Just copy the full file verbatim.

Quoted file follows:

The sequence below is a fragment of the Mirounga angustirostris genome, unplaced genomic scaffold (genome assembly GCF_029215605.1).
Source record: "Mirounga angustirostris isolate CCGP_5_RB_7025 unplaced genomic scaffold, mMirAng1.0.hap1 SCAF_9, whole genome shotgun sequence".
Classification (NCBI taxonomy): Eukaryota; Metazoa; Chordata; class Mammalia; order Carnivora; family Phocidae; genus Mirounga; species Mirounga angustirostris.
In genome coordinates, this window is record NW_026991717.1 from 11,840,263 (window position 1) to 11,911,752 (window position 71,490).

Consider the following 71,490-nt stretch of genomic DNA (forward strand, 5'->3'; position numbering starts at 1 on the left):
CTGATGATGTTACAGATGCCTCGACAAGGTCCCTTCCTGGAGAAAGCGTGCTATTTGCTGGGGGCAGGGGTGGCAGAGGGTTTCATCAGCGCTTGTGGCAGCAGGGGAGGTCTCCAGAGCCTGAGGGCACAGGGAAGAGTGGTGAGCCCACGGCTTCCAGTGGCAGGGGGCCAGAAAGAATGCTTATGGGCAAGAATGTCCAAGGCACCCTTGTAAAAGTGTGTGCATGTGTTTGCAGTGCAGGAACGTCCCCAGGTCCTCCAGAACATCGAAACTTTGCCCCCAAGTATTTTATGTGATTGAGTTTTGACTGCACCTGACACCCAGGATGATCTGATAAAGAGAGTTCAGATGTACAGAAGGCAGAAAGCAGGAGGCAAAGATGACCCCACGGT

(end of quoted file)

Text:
The sequence below is a fragment of the Mirounga angustirostris genome, unplaced genomic scaffold (genome assembly GCF_029215605.1).
Source record: "Mirounga angustirostris isolate CCGP_5_RB_7025 unplaced genomic scaffold, mMirAng1.0.hap1 SCAF_9, whole genome shotgun sequence".
Classification (NCBI taxonomy): Eukaryota; Metazoa; Chordata; class Mammalia; order Carnivora; family Phocidae; genus Mirounga; species Mirounga angustirostris.
In genome coordinates, this window is record NW_026991717.1 from 11,840,263 (window position 1) to 11,911,752 (window position 71,490).

Consider the following 71,490-nt stretch of genomic DNA (forward strand, 5'->3'; position numbering starts at 1 on the left):
CTGATGATGTTACAGATGCCTCGACAAGGTCCCTTCCTGGAGAAAGCGTGCTATTTGCTGGGGGCAGGGGTGGCAGAGGGTTTCATCAGCGCTTGTGGCAGCAGGGGAGGTCTCCAGAGCCTGAGGGCACAGGGAAGAGTGGTGAGCCCACGGCTTCCAGTGGCAGGGGGCCAGAAAGAATGCTTATGGGCAAGAATGTCCAAGGCACCCTTGTAAAAGTGTGTGCATGTGTTTGCAGTGCAGGAACGTCCCCAGGTCCTCCAGAACATCGAAACTTTGCCCCCAAGTATTTTATGTGATTGAGTTTTGACTGCACCTGACACCCAGGATGATCTGATAAAGAGAGTTCAGATGTACAGAAGGCAGAAAGCAGGAGGCAAAGATGACCCCACGGT